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Today’s example of a great Oscar-winning song comes from the era when cross-promotional use of songs from popular artists was perhaps at its peak in the movie/music business. Just take a look at the nominees and winners of the Oscar for Best Original Song starting in 1977 and stretching until the Disney renaissance took hold in 1989. What you’ve got here are songs meant to market the movie and at the same time maybe piggy back on a successful film for added exposure. Sure, this still happens every now and then (last year’s Bond song seems to fit this description), but the sheer dependability of top chart success for so many of the songs throughout my childhood and into my first year of college points to shifts in how the songs have been voted on.
Just about as successful as any song to ever win the award was the recording of the Giorgio Moroder tune “Take My Breath Away” by pop band Berlin for the Tom Cruise blockbuster Top Gun.
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Tony Scott, brother of Ridley, was known for making splashy action movies. In the mid-eighties, he had back-to-back hits with Top Gun and Beverly Hills Cop II. Then in 1990, Scott helmed back-to-back disappointments, Revenge and Days of Thunder. Writer Michael Angeli visited the director on the set of his next feature, The Last Boy Scout, for an interview that was included in the December 1991 issue of Movieline magazine.
In the mid-eighties, Kelly McGillis was a rising star. Early in her career, she had a couple of hits one of which turned out to be one of the most iconic movies of the entire decade. Top Gun made Tom Cruise a mega-star. But McGillis’ career went in a different direction. A few years after her star-making role, McGillis became dissatisfied with Hollywood. While McGillis has continued working steadily. she has largely avoided the spotlight.
What the hell happened?
It doesn’t happen very often. Less so now than in the past. But every now and then the right actor finds the right role in the right movie at exactly the right time and magic happens. A star is born! In the June 1996 issue of Movieline magazine, Virginia Campbell and Charles Oakley took a look at some star-making roles.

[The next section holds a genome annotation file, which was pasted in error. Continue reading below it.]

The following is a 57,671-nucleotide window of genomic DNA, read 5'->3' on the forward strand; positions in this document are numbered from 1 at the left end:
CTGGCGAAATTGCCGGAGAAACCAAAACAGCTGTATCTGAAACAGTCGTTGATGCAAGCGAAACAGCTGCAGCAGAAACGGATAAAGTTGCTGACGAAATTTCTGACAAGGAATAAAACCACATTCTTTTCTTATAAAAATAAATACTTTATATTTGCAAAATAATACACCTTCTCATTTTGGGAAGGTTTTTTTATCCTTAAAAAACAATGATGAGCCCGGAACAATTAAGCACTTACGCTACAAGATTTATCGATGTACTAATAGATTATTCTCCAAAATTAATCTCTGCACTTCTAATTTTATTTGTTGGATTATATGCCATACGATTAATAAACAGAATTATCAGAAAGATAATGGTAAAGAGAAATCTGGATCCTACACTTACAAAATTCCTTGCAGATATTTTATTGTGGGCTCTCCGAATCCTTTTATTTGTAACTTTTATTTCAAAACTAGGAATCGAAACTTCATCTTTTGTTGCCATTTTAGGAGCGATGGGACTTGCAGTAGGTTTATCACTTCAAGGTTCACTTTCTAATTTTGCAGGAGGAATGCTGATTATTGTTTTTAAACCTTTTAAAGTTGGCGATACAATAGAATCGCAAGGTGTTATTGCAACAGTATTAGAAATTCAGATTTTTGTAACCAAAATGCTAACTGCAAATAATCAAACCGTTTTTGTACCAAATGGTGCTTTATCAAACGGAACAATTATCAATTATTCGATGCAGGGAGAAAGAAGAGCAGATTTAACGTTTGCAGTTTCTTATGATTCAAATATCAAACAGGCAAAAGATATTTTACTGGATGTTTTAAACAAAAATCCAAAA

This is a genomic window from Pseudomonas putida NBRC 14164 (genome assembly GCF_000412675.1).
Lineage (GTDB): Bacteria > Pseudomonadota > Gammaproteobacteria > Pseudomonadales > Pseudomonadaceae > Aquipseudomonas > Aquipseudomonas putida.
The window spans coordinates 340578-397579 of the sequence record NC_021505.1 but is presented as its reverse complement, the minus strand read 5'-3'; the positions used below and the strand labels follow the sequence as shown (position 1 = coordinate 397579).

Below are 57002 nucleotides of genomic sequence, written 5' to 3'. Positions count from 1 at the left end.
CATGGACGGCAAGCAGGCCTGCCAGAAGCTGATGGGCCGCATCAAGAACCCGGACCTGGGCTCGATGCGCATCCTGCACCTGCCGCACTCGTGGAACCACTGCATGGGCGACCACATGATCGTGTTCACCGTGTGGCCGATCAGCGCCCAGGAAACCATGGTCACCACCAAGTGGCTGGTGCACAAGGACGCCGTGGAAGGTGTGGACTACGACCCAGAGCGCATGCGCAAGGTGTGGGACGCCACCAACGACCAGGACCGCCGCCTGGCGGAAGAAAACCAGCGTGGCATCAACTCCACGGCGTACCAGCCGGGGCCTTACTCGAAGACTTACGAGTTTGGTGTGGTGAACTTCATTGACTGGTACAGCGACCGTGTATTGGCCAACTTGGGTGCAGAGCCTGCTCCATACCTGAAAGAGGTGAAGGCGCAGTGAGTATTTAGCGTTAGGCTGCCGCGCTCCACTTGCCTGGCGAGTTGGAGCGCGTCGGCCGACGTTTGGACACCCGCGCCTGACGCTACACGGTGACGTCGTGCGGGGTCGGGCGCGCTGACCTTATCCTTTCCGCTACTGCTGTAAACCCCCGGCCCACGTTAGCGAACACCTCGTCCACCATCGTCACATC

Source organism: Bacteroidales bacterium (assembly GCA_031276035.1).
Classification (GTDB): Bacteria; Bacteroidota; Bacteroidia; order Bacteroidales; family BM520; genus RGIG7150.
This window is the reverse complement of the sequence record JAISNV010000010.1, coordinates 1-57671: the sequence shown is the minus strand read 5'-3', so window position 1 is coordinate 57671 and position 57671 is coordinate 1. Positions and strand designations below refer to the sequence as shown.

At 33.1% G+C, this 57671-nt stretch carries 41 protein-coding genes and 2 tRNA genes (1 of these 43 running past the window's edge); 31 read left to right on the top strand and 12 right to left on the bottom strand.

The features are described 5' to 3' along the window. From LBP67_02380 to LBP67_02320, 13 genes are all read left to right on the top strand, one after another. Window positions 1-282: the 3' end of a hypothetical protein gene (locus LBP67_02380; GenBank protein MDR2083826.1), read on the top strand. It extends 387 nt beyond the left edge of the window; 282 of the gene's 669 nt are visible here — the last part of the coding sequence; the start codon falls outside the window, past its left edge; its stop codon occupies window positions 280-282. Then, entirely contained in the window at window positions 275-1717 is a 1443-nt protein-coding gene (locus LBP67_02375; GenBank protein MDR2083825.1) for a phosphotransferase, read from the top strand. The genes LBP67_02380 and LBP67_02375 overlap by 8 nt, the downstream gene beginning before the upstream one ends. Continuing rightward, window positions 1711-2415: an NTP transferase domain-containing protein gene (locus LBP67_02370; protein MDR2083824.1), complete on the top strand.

Oh so 80s. Listen and get images of flying fighter jets and Tom Cruise and Kelly McGillis.
But aside from their contribution to one of the biggest blockbusters of the era, that was it for Berlin right? Not quite.
Yesterday, Jeff the Wild Man posted a thoughtful article asking the timely question “Why Must Blockbusters Be Dumb?” Jeff made several good points about the ways in which the summer blockbuster has come to dominate Hollywood’s release schedule year-round. I actually have quite a bit to say on the subject, so I decided to post an article as my response rather than limit my thoughts to the comments section.
That’s right. It’s a sequel. We’re doing another WTHH with the one and only Val Kilmer.
I know. We’re shocked too.
So, first off, why does Val need another WTHH when LeBeau has covered it so well? A couple reasons, one is Val really doesn’t need one, but I think it would be fun to provide an alternate perspective. I’ll get it out of the way now and admit to being in the running for biggest Val Kilmer fan out there. That being said, I’m also an honest and objective person, I can see his career for what it is. I love Val enough that I can make fun of him, lament his decisions, and hope that he’s able to right some in the future. The fact is I’m something of an expert when it comes to the Val, so I have a different perspective, some other insights, and some funny things to talk about and say when it comes to the Iceman. So let’s get into it.
In the 80’s, Val Kilmer was Tom Cruise’s rival both on-screen and off. Top Gun launched the actor to super stardom and Batman cemented his status at the top of the A-list. But then, Kilmer’s career spiraled out of control. Today, the former sex symbol is considered by many to be a bloated tabloid joke and his movies go straight to video.
What the hell happened? Read the rest of this entry